45 minutes from my doorstep lies a pocket of wildness; of bushland tumbling down into idyllic secret beaches.
Somehow, despite a couple of visits over the years, this gem has never quite planted itself in my heart - until now. Within one week, I ventured out to West Head twice.
One Friday morning, my girlfriend Laura and I left our cosy beds on Sydney's lower north shore before even the crack of dawn and made our way towards West Head.
Sunrises unfailingly mesmerise me. I always foolishly think that the sun will stir as sleepily as I do, and will rise just as sluggishly. But when the Weather App tells you that the sun is rising at 5.41am, it means 5.41am sharp.
We reached West Head Lookout literally just as the sun was bursting over the horizon. Our bags were mindlessly ditched as we ran over to watch the most radiantly orange sunrise that I had seen for awhile. It was a simple and almost childlike joy to watch the Sun's disc soar above the ocean. The sun was just so round and rose so swiftly.
The best art is found in nature
When I tore my eyes away from the sunrise, though, and looked behind me, I found my favourite scene of the day. The most memorable mornings of my life all involve an early morning sky, seemingly stuck in the lull between dawn and day, washed in muted rainbow colours. Not quite nighttime, not quite daytime. It's as though the world stands still in these bewitching minutes before the sun is well and truly risen.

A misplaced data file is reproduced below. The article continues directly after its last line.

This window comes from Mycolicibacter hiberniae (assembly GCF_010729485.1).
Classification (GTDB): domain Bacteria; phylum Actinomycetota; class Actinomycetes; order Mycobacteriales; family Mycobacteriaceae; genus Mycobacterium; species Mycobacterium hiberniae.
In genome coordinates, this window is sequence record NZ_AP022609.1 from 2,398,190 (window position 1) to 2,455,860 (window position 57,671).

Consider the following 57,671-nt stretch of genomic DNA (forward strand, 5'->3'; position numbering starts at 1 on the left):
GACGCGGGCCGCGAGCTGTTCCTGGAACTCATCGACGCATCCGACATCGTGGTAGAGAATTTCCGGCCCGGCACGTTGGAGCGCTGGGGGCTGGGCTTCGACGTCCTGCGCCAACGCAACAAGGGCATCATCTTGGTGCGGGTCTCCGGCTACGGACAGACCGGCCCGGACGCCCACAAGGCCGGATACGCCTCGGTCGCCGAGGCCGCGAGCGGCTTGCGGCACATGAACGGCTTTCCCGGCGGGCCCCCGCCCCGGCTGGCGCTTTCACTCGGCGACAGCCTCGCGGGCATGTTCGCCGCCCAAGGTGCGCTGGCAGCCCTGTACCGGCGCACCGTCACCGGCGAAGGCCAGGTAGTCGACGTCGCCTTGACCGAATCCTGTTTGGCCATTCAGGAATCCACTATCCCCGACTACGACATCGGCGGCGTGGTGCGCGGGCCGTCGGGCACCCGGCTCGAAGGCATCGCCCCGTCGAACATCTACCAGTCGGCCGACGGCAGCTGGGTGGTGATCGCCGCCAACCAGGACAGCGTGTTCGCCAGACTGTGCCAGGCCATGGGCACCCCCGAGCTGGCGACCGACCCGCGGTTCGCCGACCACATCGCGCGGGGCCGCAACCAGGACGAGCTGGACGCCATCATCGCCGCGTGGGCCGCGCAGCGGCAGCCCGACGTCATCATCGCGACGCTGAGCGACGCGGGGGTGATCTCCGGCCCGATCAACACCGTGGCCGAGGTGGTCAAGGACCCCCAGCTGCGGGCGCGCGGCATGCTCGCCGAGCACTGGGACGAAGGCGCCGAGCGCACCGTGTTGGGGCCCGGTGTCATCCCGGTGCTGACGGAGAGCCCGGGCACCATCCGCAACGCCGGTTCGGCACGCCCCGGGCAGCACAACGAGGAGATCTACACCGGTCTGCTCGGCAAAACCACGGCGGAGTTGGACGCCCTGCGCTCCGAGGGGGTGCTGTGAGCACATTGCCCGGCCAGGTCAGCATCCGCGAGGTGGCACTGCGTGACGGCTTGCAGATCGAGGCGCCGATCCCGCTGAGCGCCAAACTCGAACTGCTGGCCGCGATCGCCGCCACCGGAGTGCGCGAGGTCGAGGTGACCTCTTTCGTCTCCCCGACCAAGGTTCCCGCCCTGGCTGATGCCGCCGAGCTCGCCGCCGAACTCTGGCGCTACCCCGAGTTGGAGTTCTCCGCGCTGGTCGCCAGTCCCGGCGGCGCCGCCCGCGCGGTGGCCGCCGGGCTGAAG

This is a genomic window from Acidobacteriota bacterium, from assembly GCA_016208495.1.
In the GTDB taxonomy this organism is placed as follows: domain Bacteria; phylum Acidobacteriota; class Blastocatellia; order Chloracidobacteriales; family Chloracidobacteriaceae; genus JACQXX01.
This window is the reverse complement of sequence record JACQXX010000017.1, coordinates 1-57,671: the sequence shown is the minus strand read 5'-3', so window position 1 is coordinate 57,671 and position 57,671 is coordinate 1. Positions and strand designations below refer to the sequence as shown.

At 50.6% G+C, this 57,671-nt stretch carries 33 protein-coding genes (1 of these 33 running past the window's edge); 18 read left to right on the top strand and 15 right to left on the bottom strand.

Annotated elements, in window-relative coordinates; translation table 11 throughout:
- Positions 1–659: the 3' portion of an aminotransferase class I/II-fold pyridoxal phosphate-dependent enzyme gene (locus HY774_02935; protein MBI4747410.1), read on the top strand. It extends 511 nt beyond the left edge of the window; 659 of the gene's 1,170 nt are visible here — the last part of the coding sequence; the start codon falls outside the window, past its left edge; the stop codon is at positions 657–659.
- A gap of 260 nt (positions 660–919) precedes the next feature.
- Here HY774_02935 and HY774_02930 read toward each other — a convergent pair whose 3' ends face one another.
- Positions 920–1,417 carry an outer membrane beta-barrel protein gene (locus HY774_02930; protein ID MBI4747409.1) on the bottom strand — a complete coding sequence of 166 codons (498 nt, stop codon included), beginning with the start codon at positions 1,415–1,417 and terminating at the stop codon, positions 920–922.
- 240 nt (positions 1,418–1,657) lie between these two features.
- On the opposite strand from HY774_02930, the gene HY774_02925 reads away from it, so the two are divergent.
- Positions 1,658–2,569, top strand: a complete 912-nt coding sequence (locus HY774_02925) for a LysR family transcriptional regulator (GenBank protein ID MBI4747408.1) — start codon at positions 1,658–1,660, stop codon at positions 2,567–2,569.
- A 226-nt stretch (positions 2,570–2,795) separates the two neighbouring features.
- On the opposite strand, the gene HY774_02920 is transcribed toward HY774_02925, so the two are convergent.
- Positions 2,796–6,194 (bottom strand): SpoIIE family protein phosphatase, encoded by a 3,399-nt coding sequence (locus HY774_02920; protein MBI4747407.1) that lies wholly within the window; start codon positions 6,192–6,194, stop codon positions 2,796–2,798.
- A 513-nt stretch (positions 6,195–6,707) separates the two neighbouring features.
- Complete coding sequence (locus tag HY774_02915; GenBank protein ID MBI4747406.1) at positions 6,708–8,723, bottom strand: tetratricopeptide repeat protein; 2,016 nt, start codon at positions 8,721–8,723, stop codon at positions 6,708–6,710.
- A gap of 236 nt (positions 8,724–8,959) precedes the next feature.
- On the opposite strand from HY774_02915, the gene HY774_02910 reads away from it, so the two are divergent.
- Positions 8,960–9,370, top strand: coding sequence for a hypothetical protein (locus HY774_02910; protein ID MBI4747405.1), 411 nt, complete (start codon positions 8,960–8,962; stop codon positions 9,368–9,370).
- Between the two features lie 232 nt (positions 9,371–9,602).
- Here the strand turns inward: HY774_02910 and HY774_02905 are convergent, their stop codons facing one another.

On this morning, the moon was still dangling in the sky, the way a delicate charm hangs off a fine silver chain. I had the funny thought that it looked as though someone had dripped a little dot of white paint on an otherwise pristine canvas of sky.
(PS. Do you know why Lion Island is named so? Because it looks like a sphinx!)
When the day was well underway, we started the short stroll to West Head Beach. The first time I saw this little beach through the trees, I remember thinking that it seemed almost unreachable; shielded by scribbly gums and nestled between West and Second Head, at the base of the steep cliff sides. Boulders peppered the crescent of sand and my imagination ran wild, picturing what this shoreline must've looked like when it was untamed all those years ago...
I have no idea how much time we spent here. It could have been as little as 20 minutes or as long as an hour. We hopped from giant boulder to moss-covered rock. We revelled in the way the rock glittered in the morning sun and all the little sea creatures that clung to its many crevices. I watched the light and shadows dance in a way so magical that unleashed my creativity...
Having sufficiently dosed up on microadventure, we headed straight for Narrabeen where we dosed up on caffeine with extremely overdue coffees. By 11am, we were both back home. Our cosy beds were calling our names. But I for one, was much too buzzed to answer its call and instead, got straight to editing...and dreaming of my next West Head wander...